Activation of NF-κB and MAPK in monocytes/macrophages may play a key role in NSAID-induced enteritis by inducing inflammatory cytokines (Nadatani et al., 2012). NF-κBp65 was significantly upregulated in the lamina propria of small intestinal mucosa in NSAIDs-treated rats (Xu et al., 2021). A quinazoline-based BET inhibitor improved indomethacin-induced enteropathy by inhibiting the expression of inflammatory cytokines via attenuation of NF-κB and MAPK pathways (Noguchi et al., 2021).
Neutrophil-mediated inflammation has been implicated in NSAID-induced small bowel injury (Stadnyk et al., 2002). Ly6G + neutrophils were detected in the ulcers of indomethacin-treated mice rather than the control WT mice (Park et al., 2020). MPO activity represents the degree of neutrophil infiltration in the intestinal mucosa. There was a positive correlation between the small intestinal tissue injury index and MPO activity (Koga et al., 1999). The MPO activity was markedly elevated in response to indomethacin (Kunikata et al., 2002; Yamada et al., 2011). The elevation in MPO activity was associated with COX inhibition, bacteria, inducible nitric oxide synthase activity, and intestinal hypermotility (Evans and Whittle, 2003; Hatazawa et al., 2006; Satoh et al., 2009). Indomethacin treatment resulted in a 40-fold increase in MPO levels in the ileum compared with control values, much higher than that in the cecum–colon tissues (Teran-Ventura et al., 2014). It can be speculated that indomethacin is more suitable for creating small intestinal inflammation models than for creating acute colitis models. Stadnyk et al. found that CD11a/CD18 and CD11b/CD18 act as leukocyte-specific membrane receptors that mediate neutrophil migration to sites of indomethacin-induced small intestinal injury, neutralizing antibodies against CD11a or CD11b reduce neutrophil infiltration (Stadnyk et al., 2002). Expression of CD11b/CD18 on leukocytes was enhanced in indomethacin-induced rats, and the use of neutralizing antibodies against CD11b could attenuate intestinal injury (Krieglstein et al., 2001).
Epithelial barrier damage and the initial redistribution of CD103 + DC could be seen in the early stages of indomethacin-induced enteritis. The distribution of CD103 + DC could be regulated via TLR-2 and -4 antagonism (Silva et al., 2008).
By the way, the adaptive immune system does not seem to play an essential role in NSAID-associated enteropathy. Mice lacking mature T and B cells showed no significant difference in small intestinal damage caused by indomethacin compared with wild-type mice, revealing that T and B cells are not essential for NSAID-induced intestinal injury (Beck et al., 2000). An experiment involving athymic nude rats and Wistar rats demonstrated that indomethacin-induced enteropathy is independent of the role of T cell immunity but is related to environmental factors (Koga et al., 1999).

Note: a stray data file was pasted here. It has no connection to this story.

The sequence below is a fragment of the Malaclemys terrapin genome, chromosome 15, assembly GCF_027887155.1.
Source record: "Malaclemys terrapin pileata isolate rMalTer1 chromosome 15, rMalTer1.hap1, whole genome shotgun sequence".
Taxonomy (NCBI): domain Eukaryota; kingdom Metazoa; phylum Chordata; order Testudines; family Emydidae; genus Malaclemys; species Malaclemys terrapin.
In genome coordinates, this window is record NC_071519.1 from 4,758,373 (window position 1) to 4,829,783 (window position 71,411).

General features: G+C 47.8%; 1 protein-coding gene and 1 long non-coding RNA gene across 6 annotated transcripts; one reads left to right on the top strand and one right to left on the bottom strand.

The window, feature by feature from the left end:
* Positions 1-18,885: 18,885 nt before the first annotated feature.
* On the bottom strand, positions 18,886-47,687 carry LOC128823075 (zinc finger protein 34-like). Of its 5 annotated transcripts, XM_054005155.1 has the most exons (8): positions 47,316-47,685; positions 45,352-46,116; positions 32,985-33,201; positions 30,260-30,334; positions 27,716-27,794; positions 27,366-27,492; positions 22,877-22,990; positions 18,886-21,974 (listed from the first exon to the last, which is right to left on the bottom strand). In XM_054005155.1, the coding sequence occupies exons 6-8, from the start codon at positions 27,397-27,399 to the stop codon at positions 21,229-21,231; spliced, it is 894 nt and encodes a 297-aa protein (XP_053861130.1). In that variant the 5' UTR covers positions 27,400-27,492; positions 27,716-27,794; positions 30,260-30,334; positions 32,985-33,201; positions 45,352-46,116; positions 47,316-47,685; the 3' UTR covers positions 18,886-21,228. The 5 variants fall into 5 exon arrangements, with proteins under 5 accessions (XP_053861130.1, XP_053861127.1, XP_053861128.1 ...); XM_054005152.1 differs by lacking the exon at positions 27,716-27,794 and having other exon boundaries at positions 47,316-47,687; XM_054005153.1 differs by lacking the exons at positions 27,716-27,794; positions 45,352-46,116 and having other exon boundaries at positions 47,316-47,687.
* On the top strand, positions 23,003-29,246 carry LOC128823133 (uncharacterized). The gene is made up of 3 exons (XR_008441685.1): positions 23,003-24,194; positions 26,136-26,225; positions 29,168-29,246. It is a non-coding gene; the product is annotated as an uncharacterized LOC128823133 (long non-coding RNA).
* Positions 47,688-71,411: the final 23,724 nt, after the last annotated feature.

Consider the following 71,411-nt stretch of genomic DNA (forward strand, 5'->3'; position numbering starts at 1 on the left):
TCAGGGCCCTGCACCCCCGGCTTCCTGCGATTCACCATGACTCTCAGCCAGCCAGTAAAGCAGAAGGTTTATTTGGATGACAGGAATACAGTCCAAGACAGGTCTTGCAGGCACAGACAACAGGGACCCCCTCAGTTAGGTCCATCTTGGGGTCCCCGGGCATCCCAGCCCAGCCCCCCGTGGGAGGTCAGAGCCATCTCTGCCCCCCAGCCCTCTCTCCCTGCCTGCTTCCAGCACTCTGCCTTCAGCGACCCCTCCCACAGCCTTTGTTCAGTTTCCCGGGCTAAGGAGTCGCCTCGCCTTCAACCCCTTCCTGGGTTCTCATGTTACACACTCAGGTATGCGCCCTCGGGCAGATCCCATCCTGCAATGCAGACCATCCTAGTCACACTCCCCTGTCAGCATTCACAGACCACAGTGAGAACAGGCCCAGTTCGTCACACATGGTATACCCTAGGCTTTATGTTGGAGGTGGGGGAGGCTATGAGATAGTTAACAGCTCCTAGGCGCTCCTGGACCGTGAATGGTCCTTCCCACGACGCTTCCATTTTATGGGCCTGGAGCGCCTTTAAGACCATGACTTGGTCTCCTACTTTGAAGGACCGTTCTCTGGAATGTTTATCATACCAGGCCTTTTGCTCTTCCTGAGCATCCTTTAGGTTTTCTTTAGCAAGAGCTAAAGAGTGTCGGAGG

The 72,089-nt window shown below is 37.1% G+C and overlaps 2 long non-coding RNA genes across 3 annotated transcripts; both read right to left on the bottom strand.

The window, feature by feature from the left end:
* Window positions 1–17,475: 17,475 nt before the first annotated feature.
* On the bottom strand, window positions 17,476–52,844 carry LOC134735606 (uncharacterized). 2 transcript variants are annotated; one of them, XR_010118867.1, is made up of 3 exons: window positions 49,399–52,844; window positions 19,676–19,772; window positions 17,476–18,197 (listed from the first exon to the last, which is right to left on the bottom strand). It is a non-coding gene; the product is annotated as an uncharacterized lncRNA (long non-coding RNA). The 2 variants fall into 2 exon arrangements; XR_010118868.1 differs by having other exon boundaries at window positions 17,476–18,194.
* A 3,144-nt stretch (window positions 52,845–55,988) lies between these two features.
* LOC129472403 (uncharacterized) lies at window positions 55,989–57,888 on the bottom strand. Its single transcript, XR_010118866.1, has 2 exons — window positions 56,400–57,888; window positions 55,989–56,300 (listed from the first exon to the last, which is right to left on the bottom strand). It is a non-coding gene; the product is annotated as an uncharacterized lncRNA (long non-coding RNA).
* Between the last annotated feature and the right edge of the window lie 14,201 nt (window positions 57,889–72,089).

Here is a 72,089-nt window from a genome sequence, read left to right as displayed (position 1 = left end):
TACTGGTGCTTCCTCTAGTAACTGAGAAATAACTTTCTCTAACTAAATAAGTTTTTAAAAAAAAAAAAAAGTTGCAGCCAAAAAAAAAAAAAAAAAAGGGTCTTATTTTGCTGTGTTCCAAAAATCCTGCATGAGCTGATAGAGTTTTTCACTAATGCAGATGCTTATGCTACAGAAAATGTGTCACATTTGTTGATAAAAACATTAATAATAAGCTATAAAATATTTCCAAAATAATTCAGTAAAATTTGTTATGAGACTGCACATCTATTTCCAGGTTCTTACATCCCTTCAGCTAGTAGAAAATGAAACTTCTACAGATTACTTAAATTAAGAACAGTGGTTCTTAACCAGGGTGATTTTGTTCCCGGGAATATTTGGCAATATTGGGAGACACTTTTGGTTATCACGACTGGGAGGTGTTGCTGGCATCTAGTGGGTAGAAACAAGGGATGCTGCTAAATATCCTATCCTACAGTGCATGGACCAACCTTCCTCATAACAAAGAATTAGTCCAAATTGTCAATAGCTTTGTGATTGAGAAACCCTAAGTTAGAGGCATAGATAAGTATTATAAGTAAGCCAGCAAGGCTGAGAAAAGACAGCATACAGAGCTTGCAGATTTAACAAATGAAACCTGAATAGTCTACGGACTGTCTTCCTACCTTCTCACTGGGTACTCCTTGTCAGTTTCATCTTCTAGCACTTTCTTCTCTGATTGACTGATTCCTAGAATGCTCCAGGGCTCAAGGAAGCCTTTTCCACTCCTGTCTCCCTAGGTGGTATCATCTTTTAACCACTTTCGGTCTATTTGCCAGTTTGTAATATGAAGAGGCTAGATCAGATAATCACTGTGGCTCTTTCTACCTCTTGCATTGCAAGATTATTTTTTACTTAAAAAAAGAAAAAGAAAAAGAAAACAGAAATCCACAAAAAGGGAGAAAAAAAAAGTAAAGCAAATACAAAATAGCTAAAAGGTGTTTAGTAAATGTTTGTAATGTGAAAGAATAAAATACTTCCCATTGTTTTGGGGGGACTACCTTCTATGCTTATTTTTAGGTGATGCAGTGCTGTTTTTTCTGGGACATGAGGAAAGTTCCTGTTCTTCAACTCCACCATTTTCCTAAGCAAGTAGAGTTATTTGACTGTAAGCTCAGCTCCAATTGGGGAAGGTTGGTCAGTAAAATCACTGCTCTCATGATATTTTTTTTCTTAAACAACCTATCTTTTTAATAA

3.5.2 Cytokines/Enzymes/Receptors in Inflammation
TNF-α has been shown to play an important role in inducing intestinal injury (Fukumoto et al., 2011). TNF-α contributes to neutrophil chemotaxis and activates NF-κB, thereby upregulating the expression of various genes involved in inflammatory responses (Papadakis and Targan, 2000; Stallmach et al., 2004). The TNFα levels in serum or the supernatant of small intestinal mucosal homogenates were significantly increased in NSAID-induced enteritis compared to the control group (Harusato et al., 2011; Tawfik et al., 2016; Xu et al., 2021). Indomethacin induced small intestinal injury in both rats and mice, with increased expression of both TNF-α and MCP-1 (Watanabe et al., 2008b). TNF-α production was directly proportional to indomethacin dosage and was closely related to ulcer area, and inhibition of TNF-α synthesis can significantly reduce small intestinal ulcers (Bertrand et al., 1998). Anti-TNF therapy could protect patients who have been taking long-term NSAIDs from small bowel injury (Watanabe et al., 2014).